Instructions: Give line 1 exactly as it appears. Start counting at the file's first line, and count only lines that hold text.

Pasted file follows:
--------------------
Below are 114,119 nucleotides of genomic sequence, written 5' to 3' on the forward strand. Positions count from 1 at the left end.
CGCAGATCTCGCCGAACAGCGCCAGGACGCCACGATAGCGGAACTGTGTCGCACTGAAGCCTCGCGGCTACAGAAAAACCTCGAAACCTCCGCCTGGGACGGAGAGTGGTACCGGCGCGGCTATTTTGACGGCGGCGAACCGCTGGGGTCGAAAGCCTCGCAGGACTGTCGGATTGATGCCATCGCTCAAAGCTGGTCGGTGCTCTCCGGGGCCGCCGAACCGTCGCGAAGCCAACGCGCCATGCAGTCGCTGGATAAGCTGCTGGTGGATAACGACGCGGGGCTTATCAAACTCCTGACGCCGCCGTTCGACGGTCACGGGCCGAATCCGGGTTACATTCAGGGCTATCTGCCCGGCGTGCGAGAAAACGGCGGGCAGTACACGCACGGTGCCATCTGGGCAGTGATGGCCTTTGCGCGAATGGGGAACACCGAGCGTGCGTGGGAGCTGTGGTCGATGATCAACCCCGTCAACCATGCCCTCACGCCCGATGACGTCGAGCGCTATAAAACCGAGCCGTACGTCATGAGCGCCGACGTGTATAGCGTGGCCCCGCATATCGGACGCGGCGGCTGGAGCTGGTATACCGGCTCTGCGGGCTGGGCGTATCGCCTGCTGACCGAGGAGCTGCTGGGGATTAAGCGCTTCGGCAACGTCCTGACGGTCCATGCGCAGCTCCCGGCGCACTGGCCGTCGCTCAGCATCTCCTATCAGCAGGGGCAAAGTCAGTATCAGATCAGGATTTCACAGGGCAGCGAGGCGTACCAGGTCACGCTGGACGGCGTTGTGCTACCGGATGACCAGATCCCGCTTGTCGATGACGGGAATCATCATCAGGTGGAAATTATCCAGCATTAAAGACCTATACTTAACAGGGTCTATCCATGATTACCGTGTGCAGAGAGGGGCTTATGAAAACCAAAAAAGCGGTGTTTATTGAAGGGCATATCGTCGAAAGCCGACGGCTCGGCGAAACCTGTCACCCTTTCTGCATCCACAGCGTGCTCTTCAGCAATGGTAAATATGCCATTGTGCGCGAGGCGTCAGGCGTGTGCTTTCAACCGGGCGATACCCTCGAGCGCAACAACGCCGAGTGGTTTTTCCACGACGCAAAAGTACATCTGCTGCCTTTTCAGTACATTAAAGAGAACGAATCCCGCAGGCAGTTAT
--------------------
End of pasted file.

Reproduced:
Below are 114,119 nucleotides of genomic sequence, written 5' to 3' on the forward strand. Positions count from 1 at the left end.